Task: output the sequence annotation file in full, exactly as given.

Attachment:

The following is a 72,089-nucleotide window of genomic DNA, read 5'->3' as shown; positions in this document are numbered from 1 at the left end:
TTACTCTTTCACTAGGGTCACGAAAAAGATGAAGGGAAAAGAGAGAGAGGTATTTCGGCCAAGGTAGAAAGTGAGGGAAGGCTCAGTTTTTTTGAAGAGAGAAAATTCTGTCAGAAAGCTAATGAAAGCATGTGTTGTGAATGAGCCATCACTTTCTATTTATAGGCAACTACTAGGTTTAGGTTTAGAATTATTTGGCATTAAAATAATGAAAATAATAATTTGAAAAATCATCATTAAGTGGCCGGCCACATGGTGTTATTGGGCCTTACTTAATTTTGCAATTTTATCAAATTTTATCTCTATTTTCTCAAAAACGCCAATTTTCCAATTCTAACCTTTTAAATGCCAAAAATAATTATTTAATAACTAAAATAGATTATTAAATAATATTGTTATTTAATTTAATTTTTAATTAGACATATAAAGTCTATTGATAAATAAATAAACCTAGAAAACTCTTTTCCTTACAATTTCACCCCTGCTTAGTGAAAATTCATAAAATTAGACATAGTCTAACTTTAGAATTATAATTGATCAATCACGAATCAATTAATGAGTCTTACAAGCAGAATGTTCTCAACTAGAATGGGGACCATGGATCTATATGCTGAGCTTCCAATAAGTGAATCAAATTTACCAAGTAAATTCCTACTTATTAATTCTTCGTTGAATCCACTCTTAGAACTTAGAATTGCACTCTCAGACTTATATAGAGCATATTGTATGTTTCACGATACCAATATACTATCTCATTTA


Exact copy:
The following is a 72,089-nucleotide window of genomic DNA, read 5'->3' as shown; positions in this document are numbered from 1 at the left end:
TTACTCTTTCACTAGGGTCACGAAAAAGATGAAGGGAAAAGAGAGAGAGGTATTTCGGCCAAGGTAGAAAGTGAGGGAAGGCTCAGTTTTTTTGAAGAGAGAAAATTCTGTCAGAAAGCTAATGAAAGCATGTGTTGTGAATGAGCCATCACTTTCTATTTATAGGCAACTACTAGGTTTAGGTTTAGAATTATTTGGCATTAAAATAATGAAAATAATAATTTGAAAAATCATCATTAAGTGGCCGGCCACATGGTGTTATTGGGCCTTACTTAATTTTGCAATTTTATCAAATTTTATCTCTATTTTCTCAAAAACGCCAATTTTCCAATTCTAACCTTTTAAATGCCAAAAATAATTATTTAATAACTAAAATAGATTATTAAATAATATTGTTATTTAATTTAATTTTTAATTAGACATATAAAGTCTATTGATAAATAAATAAACCTAGAAAACTCTTTTCCTTACAATTTCACCCCTGCTTAGTGAAAATTCATAAAATTAGACATAGTCTAACTTTAGAATTATAATTGATCAATCACGAATCAATTAATGAGTCTTACAAGCAGAATGTTCTCAACTAGAATGGGGACCATGGATCTATATGCTGAGCTTCCAATAAGTGAATCAAATTTACCAAGTAAATTCCTACTTATTAATTCTTCGTTGAATCCACTCTTAGAACTTAGAATTGCACTCTCAGACTTATATAGAGCATATTGTATGTTTCACGATACCAATATACTATCTCATTTA